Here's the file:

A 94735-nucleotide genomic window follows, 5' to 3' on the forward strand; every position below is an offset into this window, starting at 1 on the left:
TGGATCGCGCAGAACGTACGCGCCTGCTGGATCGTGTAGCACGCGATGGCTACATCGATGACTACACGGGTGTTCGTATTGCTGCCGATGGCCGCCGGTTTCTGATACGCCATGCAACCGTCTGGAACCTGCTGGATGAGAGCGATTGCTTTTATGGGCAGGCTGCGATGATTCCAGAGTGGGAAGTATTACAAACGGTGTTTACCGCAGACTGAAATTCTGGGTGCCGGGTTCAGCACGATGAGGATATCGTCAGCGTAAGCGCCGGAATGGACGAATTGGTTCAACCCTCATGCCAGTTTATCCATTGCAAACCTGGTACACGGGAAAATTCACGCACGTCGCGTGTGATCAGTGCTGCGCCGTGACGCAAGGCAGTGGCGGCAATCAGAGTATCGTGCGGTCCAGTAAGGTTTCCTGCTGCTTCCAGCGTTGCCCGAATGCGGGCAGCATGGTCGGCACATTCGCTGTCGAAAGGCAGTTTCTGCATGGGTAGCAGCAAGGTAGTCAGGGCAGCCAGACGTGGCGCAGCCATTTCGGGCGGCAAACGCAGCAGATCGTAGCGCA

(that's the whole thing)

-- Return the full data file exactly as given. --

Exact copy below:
A 94735-nucleotide genomic window follows, 5' to 3' on the forward strand; every position below is an offset into this window, starting at 1 on the left:
TGGATCGCGCAGAACGTACGCGCCTGCTGGATCGTGTAGCACGCGATGGCTACATCGATGACTACACGGGTGTTCGTATTGCTGCCGATGGCCGCCGGTTTCTGATACGCCATGCAACCGTCTGGAACCTGCTGGATGAGAGCGATTGCTTTTATGGGCAGGCTGCGATGATTCCAGAGTGGGAAGTATTACAAACGGTGTTTACCGCAGACTGAAATTCTGGGTGCCGGGTTCAGCACGATGAGGATATCGTCAGCGTAAGCGCCGGAATGGACGAATTGGTTCAACCCTCATGCCAGTTTATCCATTGCAAACCTGGTACACGGGAAAATTCACGCACGTCGCGTGTGATCAGTGCTGCGCCGTGACGCAAGGCAGTGGCGGCAATCAGAGTATCGTGCGGTCCAGTAAGGTTTCCTGCTGCTTCCAGCGTTGCCCGAATGCGGGCAGCATGGTCGGCACATTCGCTGTCGAAAGGCAGTTTCTGCATGGGTAGCAGCAAGGTAGTCAGGGCAGCCAGACGTGGCGCAGCCATTTCGGGCGGCAAACGCAGCAGATCGTAGCGCA